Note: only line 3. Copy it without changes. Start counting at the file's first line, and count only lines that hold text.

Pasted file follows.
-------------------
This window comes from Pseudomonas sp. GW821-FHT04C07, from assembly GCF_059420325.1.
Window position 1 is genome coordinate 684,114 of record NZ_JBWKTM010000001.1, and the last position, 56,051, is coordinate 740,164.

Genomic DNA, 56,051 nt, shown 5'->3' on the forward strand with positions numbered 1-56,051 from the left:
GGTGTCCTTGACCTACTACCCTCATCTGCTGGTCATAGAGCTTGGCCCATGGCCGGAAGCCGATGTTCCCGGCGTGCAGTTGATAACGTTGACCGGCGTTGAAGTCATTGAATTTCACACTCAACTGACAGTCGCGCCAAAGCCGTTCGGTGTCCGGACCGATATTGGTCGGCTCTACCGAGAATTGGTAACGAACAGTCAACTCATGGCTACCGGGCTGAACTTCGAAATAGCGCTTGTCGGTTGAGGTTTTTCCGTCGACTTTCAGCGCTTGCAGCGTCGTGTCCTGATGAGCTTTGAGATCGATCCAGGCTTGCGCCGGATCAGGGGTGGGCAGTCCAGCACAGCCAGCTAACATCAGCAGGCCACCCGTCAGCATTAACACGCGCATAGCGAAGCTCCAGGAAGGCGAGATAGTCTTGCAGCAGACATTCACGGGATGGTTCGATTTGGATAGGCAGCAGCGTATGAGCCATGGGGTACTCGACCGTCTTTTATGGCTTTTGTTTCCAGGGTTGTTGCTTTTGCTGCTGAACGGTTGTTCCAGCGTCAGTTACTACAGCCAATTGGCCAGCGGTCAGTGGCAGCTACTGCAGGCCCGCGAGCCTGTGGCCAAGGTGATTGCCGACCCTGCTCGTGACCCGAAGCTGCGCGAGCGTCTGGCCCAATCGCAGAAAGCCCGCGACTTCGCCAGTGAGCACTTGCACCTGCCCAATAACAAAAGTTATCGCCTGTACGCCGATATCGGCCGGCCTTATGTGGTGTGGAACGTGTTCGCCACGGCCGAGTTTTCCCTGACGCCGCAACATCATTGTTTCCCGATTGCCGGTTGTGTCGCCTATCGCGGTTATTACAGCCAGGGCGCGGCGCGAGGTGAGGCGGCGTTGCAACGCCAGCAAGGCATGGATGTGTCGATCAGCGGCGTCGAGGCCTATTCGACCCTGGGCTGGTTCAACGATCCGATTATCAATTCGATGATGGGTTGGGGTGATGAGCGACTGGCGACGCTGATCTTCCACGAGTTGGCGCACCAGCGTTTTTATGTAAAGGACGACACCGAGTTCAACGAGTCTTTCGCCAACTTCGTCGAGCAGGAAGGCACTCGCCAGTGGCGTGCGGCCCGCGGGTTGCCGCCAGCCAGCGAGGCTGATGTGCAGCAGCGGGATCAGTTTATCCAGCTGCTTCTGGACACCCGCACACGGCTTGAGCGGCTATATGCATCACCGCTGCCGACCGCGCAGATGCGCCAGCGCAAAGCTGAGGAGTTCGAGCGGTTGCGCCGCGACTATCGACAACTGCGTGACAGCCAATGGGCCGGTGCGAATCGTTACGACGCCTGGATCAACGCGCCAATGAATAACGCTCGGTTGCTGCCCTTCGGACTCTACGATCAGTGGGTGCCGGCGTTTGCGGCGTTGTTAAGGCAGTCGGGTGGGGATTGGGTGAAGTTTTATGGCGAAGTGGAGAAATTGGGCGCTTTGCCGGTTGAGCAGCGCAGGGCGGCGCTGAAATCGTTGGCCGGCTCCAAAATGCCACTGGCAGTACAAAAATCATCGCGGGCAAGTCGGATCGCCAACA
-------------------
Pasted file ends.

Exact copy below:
Genomic DNA, 56,051 nt, shown 5'->3' on the forward strand with positions numbered 1-56,051 from the left: